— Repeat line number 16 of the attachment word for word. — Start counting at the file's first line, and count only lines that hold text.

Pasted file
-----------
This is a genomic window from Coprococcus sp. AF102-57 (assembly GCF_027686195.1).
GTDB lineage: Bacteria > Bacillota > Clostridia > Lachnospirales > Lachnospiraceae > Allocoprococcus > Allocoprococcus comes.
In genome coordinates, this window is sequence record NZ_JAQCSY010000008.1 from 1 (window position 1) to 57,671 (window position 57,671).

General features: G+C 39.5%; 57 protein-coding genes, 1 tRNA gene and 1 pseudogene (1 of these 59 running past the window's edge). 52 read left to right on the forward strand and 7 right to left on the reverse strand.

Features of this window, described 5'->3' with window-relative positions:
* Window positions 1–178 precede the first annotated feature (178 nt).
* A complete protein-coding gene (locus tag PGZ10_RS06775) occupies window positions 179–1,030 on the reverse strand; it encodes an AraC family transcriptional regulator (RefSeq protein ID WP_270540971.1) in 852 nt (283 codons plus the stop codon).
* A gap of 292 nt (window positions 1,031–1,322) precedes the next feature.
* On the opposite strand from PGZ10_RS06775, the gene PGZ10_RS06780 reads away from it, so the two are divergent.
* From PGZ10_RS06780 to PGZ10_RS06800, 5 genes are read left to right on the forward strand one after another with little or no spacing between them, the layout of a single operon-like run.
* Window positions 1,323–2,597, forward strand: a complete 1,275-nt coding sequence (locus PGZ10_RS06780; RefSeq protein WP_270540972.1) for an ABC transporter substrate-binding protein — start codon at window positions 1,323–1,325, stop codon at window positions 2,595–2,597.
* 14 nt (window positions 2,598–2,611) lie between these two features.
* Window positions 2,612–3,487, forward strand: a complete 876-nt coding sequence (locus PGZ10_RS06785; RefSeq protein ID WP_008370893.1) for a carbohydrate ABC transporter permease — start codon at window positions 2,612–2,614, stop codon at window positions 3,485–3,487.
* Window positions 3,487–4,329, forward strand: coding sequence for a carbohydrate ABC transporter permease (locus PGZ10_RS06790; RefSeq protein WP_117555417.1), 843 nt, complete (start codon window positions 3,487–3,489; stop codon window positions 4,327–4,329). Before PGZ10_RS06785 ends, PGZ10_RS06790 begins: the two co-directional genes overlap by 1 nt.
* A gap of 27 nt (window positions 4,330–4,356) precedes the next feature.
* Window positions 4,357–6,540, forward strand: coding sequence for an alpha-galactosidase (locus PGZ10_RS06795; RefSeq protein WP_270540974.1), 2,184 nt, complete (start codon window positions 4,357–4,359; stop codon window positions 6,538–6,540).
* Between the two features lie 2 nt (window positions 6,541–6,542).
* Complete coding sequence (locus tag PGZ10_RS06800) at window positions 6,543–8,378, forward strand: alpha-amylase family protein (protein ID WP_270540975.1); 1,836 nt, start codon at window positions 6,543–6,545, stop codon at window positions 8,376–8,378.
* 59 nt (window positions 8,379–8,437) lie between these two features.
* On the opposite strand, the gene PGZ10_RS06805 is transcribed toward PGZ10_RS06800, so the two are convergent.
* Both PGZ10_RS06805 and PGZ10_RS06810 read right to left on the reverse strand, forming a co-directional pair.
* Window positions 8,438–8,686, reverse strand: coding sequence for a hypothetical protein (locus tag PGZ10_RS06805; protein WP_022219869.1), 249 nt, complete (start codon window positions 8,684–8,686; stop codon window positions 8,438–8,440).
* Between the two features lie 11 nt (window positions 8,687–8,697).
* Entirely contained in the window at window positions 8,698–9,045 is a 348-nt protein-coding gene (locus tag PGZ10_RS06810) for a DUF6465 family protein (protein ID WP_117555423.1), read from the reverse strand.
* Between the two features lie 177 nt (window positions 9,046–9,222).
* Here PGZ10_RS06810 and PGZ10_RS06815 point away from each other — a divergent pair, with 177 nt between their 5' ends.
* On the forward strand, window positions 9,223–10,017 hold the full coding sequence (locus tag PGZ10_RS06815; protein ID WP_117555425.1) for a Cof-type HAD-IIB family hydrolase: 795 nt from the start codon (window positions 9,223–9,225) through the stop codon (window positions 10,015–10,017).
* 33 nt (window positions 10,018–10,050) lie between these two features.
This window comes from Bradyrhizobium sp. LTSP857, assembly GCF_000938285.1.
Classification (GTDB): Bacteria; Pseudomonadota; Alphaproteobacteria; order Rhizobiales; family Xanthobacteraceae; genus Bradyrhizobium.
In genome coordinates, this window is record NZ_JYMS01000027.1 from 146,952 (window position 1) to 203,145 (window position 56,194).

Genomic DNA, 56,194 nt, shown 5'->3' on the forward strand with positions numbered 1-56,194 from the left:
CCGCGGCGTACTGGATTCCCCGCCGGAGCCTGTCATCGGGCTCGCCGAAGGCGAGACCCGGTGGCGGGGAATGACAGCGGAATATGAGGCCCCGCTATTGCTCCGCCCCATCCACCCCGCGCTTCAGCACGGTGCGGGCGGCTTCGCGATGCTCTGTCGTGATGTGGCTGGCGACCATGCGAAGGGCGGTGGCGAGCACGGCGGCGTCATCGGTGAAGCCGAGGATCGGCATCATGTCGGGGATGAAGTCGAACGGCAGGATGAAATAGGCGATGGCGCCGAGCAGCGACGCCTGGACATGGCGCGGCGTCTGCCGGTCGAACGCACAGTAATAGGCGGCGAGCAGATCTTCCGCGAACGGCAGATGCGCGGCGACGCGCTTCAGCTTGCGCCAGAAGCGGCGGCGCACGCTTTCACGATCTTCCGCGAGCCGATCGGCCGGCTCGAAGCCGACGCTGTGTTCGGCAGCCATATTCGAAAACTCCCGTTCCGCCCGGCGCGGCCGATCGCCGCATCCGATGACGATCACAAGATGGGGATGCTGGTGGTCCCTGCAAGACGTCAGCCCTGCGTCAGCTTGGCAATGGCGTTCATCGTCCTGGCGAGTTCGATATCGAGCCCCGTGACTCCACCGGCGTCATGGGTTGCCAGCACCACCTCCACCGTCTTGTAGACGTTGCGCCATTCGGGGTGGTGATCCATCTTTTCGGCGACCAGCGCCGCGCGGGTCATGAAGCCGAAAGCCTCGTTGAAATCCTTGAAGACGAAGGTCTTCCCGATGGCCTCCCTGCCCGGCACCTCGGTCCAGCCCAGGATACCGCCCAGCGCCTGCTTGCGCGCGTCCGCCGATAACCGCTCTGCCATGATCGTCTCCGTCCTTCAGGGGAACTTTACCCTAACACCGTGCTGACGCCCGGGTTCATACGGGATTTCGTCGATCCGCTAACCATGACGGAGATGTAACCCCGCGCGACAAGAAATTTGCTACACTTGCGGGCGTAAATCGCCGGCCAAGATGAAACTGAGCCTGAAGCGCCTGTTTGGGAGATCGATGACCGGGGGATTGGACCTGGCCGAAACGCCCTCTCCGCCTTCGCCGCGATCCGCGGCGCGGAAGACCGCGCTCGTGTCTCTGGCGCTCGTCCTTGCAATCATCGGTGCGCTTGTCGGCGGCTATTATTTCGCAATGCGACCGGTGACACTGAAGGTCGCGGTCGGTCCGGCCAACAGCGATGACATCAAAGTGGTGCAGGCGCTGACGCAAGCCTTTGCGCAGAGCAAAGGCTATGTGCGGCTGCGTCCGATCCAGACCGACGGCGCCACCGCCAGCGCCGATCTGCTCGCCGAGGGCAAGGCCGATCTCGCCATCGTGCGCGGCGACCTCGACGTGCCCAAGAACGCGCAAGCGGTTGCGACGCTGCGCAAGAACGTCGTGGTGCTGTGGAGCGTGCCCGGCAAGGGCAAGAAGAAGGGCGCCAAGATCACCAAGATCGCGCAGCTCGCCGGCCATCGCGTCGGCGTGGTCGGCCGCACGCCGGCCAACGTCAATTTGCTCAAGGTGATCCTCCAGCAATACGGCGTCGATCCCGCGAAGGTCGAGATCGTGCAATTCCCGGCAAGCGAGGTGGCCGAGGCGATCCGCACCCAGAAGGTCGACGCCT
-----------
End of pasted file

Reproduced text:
* Window positions 4,357–6,540, forward strand: coding sequence for an alpha-galactosidase (locus PGZ10_RS06795; RefSeq protein WP_270540974.1), 2,184 nt, complete (start codon window positions 4,357–4,359; stop codon window positions 6,538–6,540).